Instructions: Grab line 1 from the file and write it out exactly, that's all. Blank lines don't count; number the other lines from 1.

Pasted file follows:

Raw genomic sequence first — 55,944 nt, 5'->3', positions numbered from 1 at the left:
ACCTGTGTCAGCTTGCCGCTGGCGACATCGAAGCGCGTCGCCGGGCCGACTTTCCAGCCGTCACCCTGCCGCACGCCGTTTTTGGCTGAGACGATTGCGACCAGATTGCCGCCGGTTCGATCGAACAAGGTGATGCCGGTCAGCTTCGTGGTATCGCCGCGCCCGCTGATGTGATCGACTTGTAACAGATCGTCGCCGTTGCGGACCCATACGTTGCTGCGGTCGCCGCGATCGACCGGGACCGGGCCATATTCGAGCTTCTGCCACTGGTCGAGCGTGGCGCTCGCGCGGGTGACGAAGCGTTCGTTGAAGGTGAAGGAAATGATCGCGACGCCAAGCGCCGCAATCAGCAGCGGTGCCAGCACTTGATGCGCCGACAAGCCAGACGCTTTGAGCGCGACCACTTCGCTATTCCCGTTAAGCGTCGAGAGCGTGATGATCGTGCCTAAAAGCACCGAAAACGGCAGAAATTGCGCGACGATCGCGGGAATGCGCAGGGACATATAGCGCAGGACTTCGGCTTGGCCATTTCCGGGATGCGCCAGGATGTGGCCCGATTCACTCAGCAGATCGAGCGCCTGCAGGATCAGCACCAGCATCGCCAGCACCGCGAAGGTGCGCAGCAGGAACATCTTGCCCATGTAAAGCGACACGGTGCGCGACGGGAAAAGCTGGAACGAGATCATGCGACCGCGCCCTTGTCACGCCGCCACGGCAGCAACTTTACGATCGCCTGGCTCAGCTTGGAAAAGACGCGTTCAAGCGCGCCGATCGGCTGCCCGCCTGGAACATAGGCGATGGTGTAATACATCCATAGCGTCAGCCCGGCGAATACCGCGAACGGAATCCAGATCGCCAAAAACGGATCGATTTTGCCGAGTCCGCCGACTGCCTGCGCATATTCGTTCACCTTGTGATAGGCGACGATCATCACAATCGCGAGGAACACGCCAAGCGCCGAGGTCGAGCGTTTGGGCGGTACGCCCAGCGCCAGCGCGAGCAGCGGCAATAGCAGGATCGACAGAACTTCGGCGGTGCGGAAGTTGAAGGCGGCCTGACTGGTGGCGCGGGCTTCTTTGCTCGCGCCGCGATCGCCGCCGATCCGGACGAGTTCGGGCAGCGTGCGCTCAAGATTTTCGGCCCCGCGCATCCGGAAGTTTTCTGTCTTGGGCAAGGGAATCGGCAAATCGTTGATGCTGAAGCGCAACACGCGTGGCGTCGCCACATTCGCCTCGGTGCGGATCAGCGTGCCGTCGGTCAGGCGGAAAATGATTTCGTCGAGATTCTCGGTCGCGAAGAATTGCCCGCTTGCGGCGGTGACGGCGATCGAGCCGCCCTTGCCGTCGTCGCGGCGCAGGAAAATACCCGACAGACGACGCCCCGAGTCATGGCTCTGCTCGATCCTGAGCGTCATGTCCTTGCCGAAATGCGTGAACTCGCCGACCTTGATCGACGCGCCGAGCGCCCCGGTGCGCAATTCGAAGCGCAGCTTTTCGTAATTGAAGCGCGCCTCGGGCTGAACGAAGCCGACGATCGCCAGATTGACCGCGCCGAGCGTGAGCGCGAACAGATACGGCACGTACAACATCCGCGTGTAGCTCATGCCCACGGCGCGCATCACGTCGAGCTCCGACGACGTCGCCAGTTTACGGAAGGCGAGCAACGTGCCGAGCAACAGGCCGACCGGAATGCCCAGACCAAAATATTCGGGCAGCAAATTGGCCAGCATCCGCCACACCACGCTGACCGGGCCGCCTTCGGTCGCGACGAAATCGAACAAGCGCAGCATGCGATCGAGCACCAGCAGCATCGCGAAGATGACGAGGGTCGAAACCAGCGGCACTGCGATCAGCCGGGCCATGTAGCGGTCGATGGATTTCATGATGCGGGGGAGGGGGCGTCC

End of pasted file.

Raw genomic sequence first — 55,944 nt, 5'->3', positions numbered from 1 at the left: